The Telegraph
Since 1st March, 1999
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Short quits over Blair’s UN policy

London, May 12: Clare Short, the international development secretary resigned today from Tony Blair’s government, accusing the Prime Minister of “shameful” behaviour in not sticking up for a proper role for the UN in Iraq.

“She went before she was pushed,” commented a Labour party colleague of Short, referring to weekend reports that Blair was about to sack her for persistently failing to toe the government line.

In her Birmingham seat of Ladywood, Short retains the support of many of her Indian constituents, according to a close friend, Ranjit Sondhi, a BBC governor and a close friend whom she apparently consulted over the weekend.

“I knew she was going,” Sondhi told The Telegraph. “She is a very honourable lady and she will be missed by the aid agencies.”

Few doubt Short’s commitment to her work but her credibility was badly damaged just before the war when she accused Blair of being “reckless” and pledged to resign. But then she remained in the government, badly undermining the anti-war cause. Today, she said Blair had persuaded her to stay by promising that the UN would have a vital role to play in Iraq’s reconstruction.

She now felt forced to resign because she felt that Blair had breached the promise he had made to her and because she felt the British government’s position was “indefensible”.

Although it is a weakened Short who is quitting government, there is the potential for her and for Robin Cook, who stuck to his principles and resigned from the Cabinet as leader of the Commons over the war, to snipe at Blair from the backbenches.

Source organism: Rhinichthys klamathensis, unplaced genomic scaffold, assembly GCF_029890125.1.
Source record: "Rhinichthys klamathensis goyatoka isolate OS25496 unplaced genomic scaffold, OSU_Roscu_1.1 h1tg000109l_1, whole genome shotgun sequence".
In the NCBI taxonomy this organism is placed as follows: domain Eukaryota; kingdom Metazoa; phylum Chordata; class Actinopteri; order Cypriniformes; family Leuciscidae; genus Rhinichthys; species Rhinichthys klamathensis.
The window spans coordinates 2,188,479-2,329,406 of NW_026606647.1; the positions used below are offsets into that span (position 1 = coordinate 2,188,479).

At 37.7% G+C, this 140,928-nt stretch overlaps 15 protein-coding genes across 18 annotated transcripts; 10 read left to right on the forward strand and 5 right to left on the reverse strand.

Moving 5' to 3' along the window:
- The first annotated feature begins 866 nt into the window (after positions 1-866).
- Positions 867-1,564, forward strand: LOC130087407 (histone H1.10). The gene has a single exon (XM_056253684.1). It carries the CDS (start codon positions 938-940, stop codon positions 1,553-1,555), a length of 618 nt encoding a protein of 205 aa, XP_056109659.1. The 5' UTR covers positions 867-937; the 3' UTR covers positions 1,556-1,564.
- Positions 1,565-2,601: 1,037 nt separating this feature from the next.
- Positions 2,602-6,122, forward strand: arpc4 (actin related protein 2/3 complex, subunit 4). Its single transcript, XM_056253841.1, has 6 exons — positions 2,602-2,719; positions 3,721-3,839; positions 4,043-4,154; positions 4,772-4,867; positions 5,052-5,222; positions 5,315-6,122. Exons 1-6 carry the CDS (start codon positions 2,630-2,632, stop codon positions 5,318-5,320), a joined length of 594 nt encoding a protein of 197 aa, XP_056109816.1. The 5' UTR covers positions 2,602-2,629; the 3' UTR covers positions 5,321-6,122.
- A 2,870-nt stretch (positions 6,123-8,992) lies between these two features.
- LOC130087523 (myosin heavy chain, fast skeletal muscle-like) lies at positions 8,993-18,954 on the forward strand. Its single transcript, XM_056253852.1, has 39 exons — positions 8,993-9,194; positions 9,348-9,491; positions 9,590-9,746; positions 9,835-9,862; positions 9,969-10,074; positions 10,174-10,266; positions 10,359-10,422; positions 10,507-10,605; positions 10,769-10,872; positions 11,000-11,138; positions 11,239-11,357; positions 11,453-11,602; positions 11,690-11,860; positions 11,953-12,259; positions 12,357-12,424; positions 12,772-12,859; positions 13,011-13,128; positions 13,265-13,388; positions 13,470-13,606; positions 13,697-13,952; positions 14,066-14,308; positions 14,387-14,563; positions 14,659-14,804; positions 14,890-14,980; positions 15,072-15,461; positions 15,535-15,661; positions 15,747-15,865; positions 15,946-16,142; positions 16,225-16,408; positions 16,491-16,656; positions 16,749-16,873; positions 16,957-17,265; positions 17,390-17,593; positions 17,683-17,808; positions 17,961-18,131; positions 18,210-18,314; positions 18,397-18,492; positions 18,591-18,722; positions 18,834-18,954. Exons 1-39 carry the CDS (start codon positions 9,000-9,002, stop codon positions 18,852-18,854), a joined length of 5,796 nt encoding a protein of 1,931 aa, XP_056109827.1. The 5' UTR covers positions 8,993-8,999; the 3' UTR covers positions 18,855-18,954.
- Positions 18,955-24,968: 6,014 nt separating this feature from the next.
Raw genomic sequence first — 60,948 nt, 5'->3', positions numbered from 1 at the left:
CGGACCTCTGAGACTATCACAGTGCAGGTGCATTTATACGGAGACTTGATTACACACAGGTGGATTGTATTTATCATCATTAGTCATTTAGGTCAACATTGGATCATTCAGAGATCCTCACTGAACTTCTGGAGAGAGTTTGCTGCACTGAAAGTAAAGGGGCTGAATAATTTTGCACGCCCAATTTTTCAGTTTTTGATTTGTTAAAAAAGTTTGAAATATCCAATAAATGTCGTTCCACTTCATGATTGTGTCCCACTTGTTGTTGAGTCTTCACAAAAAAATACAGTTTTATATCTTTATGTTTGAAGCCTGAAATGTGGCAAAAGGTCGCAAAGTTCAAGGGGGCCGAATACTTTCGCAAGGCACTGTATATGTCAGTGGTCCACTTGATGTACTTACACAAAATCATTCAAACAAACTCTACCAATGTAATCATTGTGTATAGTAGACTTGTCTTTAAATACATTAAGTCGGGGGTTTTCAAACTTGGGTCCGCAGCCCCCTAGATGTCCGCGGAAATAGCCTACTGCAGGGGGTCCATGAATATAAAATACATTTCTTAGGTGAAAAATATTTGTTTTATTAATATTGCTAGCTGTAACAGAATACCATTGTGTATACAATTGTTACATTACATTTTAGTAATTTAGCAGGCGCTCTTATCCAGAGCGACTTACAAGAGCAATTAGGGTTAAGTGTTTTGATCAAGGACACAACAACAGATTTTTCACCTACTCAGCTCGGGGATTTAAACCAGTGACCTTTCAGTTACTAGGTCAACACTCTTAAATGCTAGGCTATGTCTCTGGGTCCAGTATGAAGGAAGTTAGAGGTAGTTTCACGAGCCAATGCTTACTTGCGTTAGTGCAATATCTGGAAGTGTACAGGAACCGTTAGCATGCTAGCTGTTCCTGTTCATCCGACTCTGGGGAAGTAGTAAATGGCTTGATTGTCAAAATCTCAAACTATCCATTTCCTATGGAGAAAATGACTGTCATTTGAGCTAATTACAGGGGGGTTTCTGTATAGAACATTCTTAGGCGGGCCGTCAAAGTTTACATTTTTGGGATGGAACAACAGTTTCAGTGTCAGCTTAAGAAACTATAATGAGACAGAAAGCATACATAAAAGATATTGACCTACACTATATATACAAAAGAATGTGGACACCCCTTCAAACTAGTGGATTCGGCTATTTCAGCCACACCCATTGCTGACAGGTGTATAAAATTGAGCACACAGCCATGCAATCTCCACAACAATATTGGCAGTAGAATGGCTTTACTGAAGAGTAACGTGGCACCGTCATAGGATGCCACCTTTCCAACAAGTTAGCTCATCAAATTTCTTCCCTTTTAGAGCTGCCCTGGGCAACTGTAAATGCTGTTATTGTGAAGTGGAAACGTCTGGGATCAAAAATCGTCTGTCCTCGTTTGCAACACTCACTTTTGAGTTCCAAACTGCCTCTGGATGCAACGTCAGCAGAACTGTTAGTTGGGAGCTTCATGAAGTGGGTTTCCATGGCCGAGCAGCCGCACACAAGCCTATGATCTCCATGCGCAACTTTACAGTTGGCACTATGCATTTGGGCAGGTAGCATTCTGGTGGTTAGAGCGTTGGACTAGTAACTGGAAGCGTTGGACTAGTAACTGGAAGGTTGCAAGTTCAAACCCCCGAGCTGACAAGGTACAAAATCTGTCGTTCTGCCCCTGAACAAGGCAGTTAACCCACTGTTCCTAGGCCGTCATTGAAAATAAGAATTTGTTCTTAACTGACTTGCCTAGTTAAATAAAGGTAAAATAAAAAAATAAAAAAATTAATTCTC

With weapons of mass destruction yet to be found and law and order still absent in Iraq, Blair knows the war has proved unpopular with many Britons.

Short is being replaced by Baroness Amos, a Black woman who is the foreign office minister and who speaks on international development in the House of Lords. Short told Blair she was going to resign. The Prime Minister was “surprised”, she said.

In her “Dear Tony” letter to Blair, Short set out the arguments for her decision to quit.

“As you know, I thought the run-up to the conflict in Iraq was mishandled, but I agreed to stay in the government to help support the reconstruction effort for the people of Iraq,” she said.

“I am afraid that the assurances you gave me about the need for a UN mandate to establish a legitimate Iraqi government have been breached.”

She went on: “The Security Council resolution that you and Jack (Straw, foreign secretary) have so secretly negotiated contradicts the assurances have given in the House of Commons and elsewhere about the legal authority of the occupying powers, and the need for a UN-led process to establish a legitimate Iraqi government. “This makes my position impossible.”

She concluded: “I am sad and sorry that it has ended like this.”

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